Why, yes, the Nokia 216 phone is from Microsoft

Microsoft's sale of its feature phone business isn't a done deal just yet.

Mary Jo Foley
Mary Jo Foley has covered the tech industry for 30 years for a variety of publications, including ZDNet, eWeek and Baseline. She is the author of Microsoft 2.0: How Microsoft plans to stay relevant in the post-Gates era (John Wiley & Sons, 2008). She also is the cohost of the "Windows Weekly" podcast on the TWiT network.
Mary Jo Foley
2 min read
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The Nokia 216 feature phone.


In mid-May, Microsoft announced it would sell off its feature phone business. Yet on September 20, it launched yet another Nokia-branded feature phone.

What gives?

When Microsoft announced the $350 million sale of the feature phone business to FIH Mobile, a subsidiary of Foxconn, it noted that the deal would be subject to regulatory approvals and closing conditions.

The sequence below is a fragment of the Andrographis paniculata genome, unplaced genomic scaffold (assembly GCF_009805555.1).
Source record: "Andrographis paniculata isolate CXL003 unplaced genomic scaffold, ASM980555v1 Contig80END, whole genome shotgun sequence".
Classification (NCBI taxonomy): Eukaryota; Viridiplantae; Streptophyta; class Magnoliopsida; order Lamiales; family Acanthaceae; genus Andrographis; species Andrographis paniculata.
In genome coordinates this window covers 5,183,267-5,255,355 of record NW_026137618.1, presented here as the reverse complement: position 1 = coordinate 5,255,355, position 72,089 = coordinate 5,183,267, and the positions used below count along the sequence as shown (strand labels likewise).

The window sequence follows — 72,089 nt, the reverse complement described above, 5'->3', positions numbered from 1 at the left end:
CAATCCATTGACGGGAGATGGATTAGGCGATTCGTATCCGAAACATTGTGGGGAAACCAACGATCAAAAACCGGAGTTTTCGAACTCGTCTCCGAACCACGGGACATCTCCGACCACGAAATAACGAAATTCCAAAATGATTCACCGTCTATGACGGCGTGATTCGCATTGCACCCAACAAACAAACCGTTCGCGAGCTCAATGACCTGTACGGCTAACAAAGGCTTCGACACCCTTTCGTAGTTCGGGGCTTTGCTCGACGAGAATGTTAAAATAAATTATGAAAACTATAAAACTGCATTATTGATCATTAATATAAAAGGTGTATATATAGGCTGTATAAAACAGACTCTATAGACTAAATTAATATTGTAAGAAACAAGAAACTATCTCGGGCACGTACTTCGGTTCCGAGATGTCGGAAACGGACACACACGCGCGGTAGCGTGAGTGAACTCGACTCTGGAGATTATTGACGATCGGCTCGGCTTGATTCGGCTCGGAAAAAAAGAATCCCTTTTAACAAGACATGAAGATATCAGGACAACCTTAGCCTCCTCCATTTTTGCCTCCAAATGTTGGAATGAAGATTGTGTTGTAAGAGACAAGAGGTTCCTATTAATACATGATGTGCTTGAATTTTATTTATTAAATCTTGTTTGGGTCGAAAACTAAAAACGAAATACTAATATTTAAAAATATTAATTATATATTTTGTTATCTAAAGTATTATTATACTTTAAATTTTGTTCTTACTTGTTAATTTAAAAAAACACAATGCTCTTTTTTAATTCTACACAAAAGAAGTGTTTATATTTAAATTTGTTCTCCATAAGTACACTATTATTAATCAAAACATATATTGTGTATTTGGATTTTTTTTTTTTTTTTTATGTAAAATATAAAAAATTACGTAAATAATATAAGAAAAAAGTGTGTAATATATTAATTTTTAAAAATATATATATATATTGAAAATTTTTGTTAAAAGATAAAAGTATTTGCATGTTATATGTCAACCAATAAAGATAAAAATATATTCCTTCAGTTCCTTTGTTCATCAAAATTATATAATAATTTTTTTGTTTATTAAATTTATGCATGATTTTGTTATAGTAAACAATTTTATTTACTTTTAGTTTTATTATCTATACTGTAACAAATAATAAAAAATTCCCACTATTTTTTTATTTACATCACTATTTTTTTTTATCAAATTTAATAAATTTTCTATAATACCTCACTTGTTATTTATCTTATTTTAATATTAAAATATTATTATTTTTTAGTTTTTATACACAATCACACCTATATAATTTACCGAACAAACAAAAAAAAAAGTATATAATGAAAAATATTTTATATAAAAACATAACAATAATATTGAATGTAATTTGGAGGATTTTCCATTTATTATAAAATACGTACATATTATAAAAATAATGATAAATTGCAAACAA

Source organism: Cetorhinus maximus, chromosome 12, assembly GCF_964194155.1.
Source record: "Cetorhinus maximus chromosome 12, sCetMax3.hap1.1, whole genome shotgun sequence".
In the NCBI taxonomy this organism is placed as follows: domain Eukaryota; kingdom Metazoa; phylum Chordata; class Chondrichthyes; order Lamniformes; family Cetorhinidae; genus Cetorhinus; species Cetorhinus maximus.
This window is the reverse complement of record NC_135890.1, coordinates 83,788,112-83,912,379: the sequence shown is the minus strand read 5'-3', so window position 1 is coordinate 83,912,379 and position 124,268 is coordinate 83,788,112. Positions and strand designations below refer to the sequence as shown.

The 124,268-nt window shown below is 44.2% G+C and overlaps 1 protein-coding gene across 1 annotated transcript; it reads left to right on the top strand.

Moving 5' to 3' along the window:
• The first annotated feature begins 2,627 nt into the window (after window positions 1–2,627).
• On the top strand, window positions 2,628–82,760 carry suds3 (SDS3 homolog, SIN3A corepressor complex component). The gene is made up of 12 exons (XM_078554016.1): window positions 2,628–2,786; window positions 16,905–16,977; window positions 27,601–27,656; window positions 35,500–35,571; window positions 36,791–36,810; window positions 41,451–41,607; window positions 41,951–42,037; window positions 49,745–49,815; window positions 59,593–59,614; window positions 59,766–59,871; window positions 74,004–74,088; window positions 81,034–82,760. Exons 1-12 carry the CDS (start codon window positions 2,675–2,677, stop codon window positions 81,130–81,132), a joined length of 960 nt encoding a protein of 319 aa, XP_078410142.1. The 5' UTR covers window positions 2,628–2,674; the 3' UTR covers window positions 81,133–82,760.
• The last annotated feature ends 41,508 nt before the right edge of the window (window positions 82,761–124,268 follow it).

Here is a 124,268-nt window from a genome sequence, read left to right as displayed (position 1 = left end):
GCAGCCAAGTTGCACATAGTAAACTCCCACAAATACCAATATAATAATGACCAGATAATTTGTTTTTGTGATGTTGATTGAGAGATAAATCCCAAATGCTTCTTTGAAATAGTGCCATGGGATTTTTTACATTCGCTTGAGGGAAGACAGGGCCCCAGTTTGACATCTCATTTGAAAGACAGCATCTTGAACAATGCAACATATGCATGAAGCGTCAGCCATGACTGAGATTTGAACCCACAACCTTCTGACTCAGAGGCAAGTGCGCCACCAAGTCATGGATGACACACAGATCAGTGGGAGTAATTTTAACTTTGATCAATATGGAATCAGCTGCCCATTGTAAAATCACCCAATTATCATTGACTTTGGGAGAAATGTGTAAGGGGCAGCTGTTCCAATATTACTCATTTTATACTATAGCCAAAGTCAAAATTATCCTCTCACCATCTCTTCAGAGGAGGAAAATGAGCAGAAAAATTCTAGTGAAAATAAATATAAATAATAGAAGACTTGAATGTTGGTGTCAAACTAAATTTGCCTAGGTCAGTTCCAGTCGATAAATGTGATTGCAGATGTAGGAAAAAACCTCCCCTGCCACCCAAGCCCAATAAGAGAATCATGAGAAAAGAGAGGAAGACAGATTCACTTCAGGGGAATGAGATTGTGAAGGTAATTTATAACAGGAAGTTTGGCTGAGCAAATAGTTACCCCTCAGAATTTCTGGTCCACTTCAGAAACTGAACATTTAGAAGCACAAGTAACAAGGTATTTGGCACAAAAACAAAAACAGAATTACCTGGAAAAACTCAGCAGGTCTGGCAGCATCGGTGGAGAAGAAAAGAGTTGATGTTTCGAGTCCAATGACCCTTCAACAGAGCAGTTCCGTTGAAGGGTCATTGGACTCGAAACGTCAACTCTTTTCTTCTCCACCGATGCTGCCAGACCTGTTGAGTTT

That deal has not yet closed. Microsoft reiterated Tuesday that the expected timing continues to be the second half of calendar 2016.

"Until the closing of the transaction," a company spokesperson said Tuesday, "Microsoft continues to run the feature phone business."

That is, the same way that LinkedIn bought PointDrive after Microsoft announced its intentions to purchase LinkedIn, but before the deal has been finalized and approved, it's business as usual.

The newest Microsoft handset, the Nokia 216 (which I found thanks to a post by Tom Warren), offers front- and rear-facing cameras; the ability to store up to 2,000 contacts; and a 2.4-inch QVGA screen. It ships with the Opera Mini Browser and allows users to download apps and games through the Opera Mobile Store.

Microsoft's mobile phone strategy, at this point, seems to be to continue to sell its Lumia 950 and 950 XL handsets to anyone who still wants the year-old phones. The company is continuing to develop and enhance the Windows 10 Mobile phone operating system and offer it to manufacturing partners.

The company is still rumored to be considering launching a new Surface-branded phone some time in 2017, though my sources recently said that the company could even opt to wait until 2018 to do so.

This story originally appeared at ZDNet under the headline "Microsoft launches a new Nokia feature phone." It has been condensed here.